The Buddha’s rejection of the extremes speaks to another tendency in our culture. In our flight from the traumatic underpinnings of everyday life, we have become the opposite of the abstemious Buddha. As I was prone to do with my toast on my retreat, we look to the accumulation of sensory pleasures to give our lives meaning. We have the ability now to consume anything we want, and this capacity far exceeds our actual needs. With so much at our fingertips, a kind of gluttony pervades our mind-sets. We are attached not only to our possessions and our passions but to our smart phones, our tablets, and our devices, obsessively consuming connection while, in the words of MIT professor Sherry Turkle, “avoiding conversation.” This is another manifestation of the rush to normal that the Buddha warned against. We want to be like everybody else. We don’t want to have to feel disease. We are wary even of the more subtle joys that arise unbidden when we get out of the way of ourselves. As Professor Turkle wrote recently in the New York Times, we want to be digitally in touch but often do so at the expense of a deeper conversation with one another and with ourselves. “I spend the summers at a cottage on Cape Cod,” she wrote, “and for decades I walked the same dunes that Thoreau once walked. Not too long ago, people walked with their heads up, looking at the water, the sky, the sand and at one another, talking. Now they often walk with their heads down, typing. Even when they are with friends, partners, children, everyone is on their own devices. So I say, look up, look at one another, and let’s start the conversation.”19

The Buddha would have agreed with Sherry Turkle. In the moment of his childhood memory he looked up from his smart phone and unhooked himself from his obsessive self-preoccupation. He, too, was trying to be like everybody else, or at least like the very best holy man he could imagine. But, lucky for him, he had a spontaneous experience that surprised him. He felt the fear that often provokes a phobic response, but his curiosity protected him. He looked at his fear and it did not make sense. He began a conversation with himself that continued for the next several weeks and that culminated in his enlightenment. And he continued that conversation for many more years, with Yasa as one of his first contacts.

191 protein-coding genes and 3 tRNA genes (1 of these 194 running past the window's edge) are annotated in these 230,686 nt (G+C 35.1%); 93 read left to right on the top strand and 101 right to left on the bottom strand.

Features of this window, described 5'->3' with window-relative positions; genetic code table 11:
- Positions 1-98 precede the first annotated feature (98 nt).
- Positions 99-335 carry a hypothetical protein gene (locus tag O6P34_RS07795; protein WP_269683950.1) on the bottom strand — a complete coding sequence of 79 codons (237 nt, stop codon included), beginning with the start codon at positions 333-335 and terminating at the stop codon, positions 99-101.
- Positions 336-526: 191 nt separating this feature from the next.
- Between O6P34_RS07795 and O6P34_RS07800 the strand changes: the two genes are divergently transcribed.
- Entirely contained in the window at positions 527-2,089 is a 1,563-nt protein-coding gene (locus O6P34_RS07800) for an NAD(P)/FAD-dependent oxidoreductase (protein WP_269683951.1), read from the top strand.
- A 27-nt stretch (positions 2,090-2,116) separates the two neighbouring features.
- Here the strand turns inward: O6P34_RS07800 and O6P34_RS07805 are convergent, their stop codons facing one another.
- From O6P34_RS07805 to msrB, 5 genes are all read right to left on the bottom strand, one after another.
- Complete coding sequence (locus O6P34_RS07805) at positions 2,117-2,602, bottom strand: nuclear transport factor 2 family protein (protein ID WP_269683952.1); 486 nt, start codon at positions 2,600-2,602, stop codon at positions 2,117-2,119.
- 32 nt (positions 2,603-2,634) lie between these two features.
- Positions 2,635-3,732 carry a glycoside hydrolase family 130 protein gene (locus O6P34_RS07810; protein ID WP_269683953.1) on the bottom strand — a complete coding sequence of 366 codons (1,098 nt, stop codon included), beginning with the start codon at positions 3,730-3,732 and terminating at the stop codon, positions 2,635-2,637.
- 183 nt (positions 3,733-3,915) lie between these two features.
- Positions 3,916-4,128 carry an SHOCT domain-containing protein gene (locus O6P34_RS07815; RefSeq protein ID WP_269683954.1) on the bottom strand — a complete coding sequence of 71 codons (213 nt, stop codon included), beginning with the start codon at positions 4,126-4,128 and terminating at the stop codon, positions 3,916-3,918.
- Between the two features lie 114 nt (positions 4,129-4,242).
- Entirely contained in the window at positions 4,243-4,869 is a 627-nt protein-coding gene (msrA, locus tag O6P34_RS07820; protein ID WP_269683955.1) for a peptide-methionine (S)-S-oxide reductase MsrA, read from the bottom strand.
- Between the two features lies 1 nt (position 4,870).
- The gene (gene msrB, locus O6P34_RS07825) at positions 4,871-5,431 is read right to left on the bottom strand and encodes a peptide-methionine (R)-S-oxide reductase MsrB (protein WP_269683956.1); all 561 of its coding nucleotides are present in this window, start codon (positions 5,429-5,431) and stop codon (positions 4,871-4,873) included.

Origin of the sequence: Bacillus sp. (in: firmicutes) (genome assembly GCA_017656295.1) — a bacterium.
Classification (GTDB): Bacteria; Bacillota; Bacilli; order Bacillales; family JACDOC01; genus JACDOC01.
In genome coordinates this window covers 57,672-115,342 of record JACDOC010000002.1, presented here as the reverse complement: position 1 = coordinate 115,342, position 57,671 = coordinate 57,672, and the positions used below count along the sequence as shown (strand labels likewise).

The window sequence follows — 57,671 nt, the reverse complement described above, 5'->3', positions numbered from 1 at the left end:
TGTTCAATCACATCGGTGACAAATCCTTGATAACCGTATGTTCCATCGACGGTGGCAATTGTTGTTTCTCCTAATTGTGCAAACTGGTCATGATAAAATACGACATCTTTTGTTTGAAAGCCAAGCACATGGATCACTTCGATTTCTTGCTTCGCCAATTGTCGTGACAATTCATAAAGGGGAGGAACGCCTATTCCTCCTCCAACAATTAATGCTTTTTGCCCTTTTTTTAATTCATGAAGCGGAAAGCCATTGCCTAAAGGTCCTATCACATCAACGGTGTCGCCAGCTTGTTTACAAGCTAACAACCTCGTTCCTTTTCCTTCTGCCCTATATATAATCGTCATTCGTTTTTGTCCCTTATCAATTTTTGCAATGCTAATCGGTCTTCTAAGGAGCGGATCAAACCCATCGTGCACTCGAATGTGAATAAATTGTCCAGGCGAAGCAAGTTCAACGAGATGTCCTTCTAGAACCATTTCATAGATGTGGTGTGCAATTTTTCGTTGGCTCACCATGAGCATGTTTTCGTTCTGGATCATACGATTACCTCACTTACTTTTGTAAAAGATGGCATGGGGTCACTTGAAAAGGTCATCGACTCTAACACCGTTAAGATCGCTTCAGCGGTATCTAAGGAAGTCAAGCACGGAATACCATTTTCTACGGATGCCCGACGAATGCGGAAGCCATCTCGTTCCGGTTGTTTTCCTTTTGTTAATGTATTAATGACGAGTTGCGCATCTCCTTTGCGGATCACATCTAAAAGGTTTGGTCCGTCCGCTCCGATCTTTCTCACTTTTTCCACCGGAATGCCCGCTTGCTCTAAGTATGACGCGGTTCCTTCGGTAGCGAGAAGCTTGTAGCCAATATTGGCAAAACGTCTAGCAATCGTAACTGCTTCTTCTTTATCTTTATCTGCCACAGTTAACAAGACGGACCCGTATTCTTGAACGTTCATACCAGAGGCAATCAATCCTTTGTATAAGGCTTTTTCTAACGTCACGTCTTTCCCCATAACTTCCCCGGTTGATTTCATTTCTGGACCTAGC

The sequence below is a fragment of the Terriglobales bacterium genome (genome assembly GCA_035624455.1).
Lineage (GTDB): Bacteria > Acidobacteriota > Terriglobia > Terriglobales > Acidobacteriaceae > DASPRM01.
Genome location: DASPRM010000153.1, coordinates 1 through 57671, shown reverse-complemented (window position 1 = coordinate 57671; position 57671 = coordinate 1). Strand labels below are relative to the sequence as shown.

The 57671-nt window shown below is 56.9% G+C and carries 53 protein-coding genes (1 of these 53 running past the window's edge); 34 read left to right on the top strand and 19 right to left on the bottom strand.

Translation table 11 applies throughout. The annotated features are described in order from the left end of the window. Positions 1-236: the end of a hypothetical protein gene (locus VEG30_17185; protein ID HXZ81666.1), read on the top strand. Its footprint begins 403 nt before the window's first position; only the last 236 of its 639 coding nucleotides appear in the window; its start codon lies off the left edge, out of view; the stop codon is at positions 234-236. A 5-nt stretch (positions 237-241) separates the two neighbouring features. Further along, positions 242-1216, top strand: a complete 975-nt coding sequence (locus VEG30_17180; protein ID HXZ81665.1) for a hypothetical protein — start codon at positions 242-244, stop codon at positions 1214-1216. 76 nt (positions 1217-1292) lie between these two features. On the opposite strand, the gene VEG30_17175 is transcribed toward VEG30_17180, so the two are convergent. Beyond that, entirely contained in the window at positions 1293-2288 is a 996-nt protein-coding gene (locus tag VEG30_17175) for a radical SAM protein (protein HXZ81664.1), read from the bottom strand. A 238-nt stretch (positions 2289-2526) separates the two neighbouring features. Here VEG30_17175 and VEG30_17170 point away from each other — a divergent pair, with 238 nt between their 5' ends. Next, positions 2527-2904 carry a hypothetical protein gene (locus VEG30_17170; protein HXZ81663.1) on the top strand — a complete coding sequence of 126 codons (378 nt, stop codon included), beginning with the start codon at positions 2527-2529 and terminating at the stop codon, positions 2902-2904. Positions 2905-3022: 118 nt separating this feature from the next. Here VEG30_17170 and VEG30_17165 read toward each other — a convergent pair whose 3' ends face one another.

While the Buddha erred on the side of self-denial, not self-indulgence, his core understanding pertained to both. Up until his childhood memory, the Buddha had not recognized that the seeds of liberation were already present within. The spontaneous arising of his memory provoked a recalibration of his psyche. It resolved his conflict over how to relate to himself. If the joy he remembered under the rose-apple tree was not a result of the blind pursuit of pleasure, if it had nothing to do with sensual desires, then it must be intrinsic to the Buddha’s own nature. If it was intrinsic to his nature, then there was no need to turn himself into a stone or a dry, sapless piece of wood, no need to erode the physical and mental substrate of his being. If this joy was a key to enlightenment, then his approach had to change. How could he use this remembered joy to guide him on his path? He could investigate it rather than trying to wipe it out: He could engage it in conversation.